[QODLink]
Asia-Pacific
Aso quits after party defeat
Taro Aso officially resigns leadership of Japan's LDP after historic election loss.
Last Modified: 31 Aug 2009 07:19 GMT
Taro Aso led his Liberal Democratic Party to an historic defeat in Sunday's election [AFP]

Taro Aso, Japan's defeated prime minister, has officially resigned the leadership of his party following its trashing in Sunday's general election.

"I find it quite unfortunate that I've lost quite a few colleagues, and as party head, I feel this responsibility quite heavily," he told a news conference on Monday at the headquarters of his Liberal Democratic Party (LDP).

"For the LDP, I feel that we should have a new party leader election and aim for a new start," he added.

The party picked Taro Aso as its fourth leader in four years, hoping he would turn around its sagging fortunes and preserve its grip on power.

"The most important thing is rejuvenating our party."

Taro Aso,
outgoing Japanese PM

But instead, he led the party which had governed Japan for an almost unbroken five decades, to a historic general election defeat.

"I have no plan to run for re-election," Aso said, adding that "the most important thing is rejuvenating our party."

His successor is expected to be named late next month.

Although voters gave the Democratic Party of Japan (DPJ) a landslide win, most voters were seen as venting dissatisfaction with the LDP and the political status quo more than they were endorsing the policies of the untested opposition.

The LDP have governed Japan for virtually all of the past 54 years, barring a short break in the early 1990s.

But many voters saw the conservative, pro-business party as out of touch and ineffective in its handling of Japan's worst recession since the Second World War.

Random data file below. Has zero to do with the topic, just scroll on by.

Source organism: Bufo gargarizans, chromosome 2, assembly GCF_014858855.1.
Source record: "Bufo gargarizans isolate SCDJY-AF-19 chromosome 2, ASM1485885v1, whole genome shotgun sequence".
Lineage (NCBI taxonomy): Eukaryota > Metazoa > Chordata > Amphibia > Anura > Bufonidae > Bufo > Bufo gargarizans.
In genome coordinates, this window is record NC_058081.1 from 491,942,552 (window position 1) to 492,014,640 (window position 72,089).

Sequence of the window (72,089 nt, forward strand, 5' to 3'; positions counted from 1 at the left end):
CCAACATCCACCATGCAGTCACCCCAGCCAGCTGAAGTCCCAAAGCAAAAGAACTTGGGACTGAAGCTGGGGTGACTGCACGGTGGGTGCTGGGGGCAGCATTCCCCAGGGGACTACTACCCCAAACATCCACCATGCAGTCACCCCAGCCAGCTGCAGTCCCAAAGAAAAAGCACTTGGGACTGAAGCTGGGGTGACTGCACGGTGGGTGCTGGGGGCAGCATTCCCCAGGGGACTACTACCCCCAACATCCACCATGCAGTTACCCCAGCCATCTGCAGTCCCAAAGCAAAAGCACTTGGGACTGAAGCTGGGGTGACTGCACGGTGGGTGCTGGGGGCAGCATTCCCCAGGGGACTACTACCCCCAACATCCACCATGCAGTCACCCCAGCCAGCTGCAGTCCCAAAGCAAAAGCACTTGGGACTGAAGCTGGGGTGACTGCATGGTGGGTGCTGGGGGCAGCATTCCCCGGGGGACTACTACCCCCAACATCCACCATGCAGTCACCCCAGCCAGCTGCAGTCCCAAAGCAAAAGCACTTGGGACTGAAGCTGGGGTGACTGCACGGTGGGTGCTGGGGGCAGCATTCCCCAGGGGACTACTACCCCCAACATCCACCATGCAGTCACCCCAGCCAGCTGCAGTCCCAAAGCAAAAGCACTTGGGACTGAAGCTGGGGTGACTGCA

Aso himself was also seen as a liability after a series of policy flip-flops and gaffes ravaged his approval ratings, sparking turmoil in the LDP and alienating voters.

Source:
Agencies
Topics in this article
People
Country
Organisation
Featured on Al Jazeera
The author argues that in the new economy, it's people, not skills or majors, that have lost value.
Colleagues of detained Al Jazeera journalists press demands for their release, 100 days after their arrest in Egypt.
Mehdi Hasan discusses online freedoms and the potential of the web with Wikipedia founder Jimmy Wales.
A tight race seems likely as 814 million voters elect leaders in world's largest democracy next week.
Featured
As Syria's civil war escalates along the Turkish border, many in Turkey are questioning the country's involvement.
Treatment for autism in the region has progressed, but lack of awareness and support services remains a challenge.
The past isn't far away for a people exiled from Crimea by Russia and the decades it took to get home.
New report highlights plight of domestic helpers in the United Kingdom, with critics comparing it to kefala system.
Kurds say declaring Saddam Hussein's 1988 campaign to be a genocide could help with lawsuits and healing process.
join our mailing list